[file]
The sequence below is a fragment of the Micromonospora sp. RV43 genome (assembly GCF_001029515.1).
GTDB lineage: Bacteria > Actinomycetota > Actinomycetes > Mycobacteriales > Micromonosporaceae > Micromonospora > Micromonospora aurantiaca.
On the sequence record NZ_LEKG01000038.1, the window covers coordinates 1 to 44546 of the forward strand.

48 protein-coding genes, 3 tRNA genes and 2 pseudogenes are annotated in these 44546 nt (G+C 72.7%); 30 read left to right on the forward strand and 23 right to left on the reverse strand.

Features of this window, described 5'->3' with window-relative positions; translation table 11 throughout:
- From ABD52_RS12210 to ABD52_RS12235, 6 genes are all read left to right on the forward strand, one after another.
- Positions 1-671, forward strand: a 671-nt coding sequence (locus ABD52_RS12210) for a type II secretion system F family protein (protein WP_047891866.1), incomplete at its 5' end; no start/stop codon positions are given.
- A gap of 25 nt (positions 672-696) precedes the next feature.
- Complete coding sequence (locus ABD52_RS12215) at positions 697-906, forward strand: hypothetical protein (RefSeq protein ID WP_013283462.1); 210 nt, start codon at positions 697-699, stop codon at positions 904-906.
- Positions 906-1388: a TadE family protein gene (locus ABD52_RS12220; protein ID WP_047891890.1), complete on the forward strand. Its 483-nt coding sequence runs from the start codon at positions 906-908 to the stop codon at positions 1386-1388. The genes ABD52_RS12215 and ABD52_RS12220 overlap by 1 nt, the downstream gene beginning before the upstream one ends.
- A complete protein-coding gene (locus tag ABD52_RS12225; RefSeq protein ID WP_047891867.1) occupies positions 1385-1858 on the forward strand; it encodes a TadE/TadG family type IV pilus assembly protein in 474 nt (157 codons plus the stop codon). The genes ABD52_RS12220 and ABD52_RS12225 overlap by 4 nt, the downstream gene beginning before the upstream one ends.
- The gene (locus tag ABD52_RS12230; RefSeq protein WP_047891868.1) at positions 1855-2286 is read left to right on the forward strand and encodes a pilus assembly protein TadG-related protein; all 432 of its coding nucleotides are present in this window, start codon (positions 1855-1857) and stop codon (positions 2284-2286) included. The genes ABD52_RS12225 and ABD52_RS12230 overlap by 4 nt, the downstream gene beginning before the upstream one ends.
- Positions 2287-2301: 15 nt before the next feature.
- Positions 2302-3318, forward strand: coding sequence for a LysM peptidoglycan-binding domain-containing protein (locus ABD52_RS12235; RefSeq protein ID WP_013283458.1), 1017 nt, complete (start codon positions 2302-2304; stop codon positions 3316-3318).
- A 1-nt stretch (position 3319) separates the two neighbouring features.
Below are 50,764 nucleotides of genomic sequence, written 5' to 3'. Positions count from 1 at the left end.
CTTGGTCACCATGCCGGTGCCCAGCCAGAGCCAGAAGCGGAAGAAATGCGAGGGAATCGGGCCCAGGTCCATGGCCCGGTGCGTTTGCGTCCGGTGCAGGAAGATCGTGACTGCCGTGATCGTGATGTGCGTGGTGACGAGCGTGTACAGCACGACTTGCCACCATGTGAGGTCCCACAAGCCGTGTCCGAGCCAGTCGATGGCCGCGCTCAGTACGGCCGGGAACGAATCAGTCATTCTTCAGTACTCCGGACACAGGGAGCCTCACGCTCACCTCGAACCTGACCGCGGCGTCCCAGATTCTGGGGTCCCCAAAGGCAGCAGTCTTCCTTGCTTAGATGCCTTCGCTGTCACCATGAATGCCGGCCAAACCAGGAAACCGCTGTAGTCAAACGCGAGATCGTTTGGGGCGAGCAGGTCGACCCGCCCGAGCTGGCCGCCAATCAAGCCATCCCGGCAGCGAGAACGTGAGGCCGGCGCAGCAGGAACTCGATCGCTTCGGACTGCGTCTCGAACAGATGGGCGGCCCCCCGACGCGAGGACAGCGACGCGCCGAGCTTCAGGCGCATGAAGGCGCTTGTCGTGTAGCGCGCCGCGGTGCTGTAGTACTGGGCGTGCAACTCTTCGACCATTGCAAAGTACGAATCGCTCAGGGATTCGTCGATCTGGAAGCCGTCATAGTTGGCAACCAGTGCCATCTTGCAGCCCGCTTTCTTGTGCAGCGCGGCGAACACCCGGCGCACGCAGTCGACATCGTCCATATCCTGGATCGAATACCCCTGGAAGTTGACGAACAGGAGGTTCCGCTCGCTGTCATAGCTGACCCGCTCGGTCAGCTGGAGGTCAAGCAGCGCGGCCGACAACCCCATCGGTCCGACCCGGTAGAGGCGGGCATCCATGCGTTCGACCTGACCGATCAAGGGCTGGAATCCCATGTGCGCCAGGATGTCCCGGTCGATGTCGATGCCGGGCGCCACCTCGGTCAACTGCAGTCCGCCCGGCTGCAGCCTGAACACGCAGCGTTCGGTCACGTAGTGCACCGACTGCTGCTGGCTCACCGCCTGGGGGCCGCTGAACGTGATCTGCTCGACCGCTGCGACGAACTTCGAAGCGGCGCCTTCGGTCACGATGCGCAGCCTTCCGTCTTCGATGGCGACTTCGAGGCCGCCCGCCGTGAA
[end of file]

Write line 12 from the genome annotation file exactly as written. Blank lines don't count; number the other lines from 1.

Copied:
- The gene (locus tag ABD52_RS12230; RefSeq protein WP_047891868.1) at positions 1855-2286 is read left to right on the forward strand and encodes a pilus assembly protein TadG-related protein; all 432 of its coding nucleotides are present in this window, start codon (positions 1855-1857) and stop codon (positions 2284-2286) included. The genes ABD52_RS12225 and ABD52_RS12230 overlap by 4 nt, the downstream gene beginning before the upstream one ends.